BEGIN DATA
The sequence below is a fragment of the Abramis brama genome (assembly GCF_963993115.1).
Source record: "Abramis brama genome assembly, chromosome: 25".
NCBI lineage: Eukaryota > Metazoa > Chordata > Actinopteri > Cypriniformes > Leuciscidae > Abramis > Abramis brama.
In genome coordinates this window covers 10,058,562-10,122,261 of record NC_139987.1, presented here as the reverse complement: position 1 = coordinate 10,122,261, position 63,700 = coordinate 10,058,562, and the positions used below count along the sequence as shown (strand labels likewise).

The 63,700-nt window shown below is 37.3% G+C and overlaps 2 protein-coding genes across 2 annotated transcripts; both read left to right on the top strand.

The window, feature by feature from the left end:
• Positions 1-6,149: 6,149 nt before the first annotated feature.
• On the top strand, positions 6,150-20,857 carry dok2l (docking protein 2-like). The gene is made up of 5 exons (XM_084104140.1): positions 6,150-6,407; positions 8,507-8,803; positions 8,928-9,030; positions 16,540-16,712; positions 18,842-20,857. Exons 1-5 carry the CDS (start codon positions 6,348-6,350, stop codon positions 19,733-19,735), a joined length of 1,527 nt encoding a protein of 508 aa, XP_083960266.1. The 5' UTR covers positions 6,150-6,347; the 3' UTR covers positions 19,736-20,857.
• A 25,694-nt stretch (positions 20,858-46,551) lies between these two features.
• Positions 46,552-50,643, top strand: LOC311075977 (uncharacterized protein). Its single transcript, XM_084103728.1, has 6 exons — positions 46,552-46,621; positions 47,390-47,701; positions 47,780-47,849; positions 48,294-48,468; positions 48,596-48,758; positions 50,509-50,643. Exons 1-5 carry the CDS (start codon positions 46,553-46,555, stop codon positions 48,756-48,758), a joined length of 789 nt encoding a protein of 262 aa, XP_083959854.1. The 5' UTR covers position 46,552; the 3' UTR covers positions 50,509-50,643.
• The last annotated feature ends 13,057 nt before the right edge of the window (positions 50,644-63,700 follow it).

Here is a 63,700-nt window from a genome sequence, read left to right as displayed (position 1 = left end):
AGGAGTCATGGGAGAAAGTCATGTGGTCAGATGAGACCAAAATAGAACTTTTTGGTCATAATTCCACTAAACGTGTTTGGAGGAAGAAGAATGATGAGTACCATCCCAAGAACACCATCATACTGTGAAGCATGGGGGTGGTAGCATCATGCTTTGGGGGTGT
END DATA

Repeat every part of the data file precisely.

The sequence below is a fragment of the Abramis brama genome (assembly GCF_963993115.1).
Source record: "Abramis brama genome assembly, chromosome: 25".
NCBI lineage: Eukaryota > Metazoa > Chordata > Actinopteri > Cypriniformes > Leuciscidae > Abramis > Abramis brama.
In genome coordinates this window covers 10,058,562-10,122,261 of record NC_139987.1, presented here as the reverse complement: position 1 = coordinate 10,122,261, position 63,700 = coordinate 10,058,562, and the positions used below count along the sequence as shown (strand labels likewise).

The 63,700-nt window shown below is 37.3% G+C and overlaps 2 protein-coding genes across 2 annotated transcripts; both read left to right on the top strand.

The window, feature by feature from the left end:
• Positions 1-6,149: 6,149 nt before the first annotated feature.
• On the top strand, positions 6,150-20,857 carry dok2l (docking protein 2-like). The gene is made up of 5 exons (XM_084104140.1): positions 6,150-6,407; positions 8,507-8,803; positions 8,928-9,030; positions 16,540-16,712; positions 18,842-20,857. Exons 1-5 carry the CDS (start codon positions 6,348-6,350, stop codon positions 19,733-19,735), a joined length of 1,527 nt encoding a protein of 508 aa, XP_083960266.1. The 5' UTR covers positions 6,150-6,347; the 3' UTR covers positions 19,736-20,857.
• A 25,694-nt stretch (positions 20,858-46,551) lies between these two features.
• Positions 46,552-50,643, top strand: LOC311075977 (uncharacterized protein). Its single transcript, XM_084103728.1, has 6 exons — positions 46,552-46,621; positions 47,390-47,701; positions 47,780-47,849; positions 48,294-48,468; positions 48,596-48,758; positions 50,509-50,643. Exons 1-5 carry the CDS (start codon positions 46,553-46,555, stop codon positions 48,756-48,758), a joined length of 789 nt encoding a protein of 262 aa, XP_083959854.1. The 5' UTR covers position 46,552; the 3' UTR covers positions 50,509-50,643.
• The last annotated feature ends 13,057 nt before the right edge of the window (positions 50,644-63,700 follow it).

Here is a 63,700-nt window from a genome sequence, read left to right as displayed (position 1 = left end):
AGGAGTCATGGGAGAAAGTCATGTGGTCAGATGAGACCAAAATAGAACTTTTTGGTCATAATTCCACTAAACGTGTTTGGAGGAAGAAGAATGATGAGTACCATCCCAAGAACACCATCATACTGTGAAGCATGGGGGTGGTAGCATCATGCTTTGGGGGTGT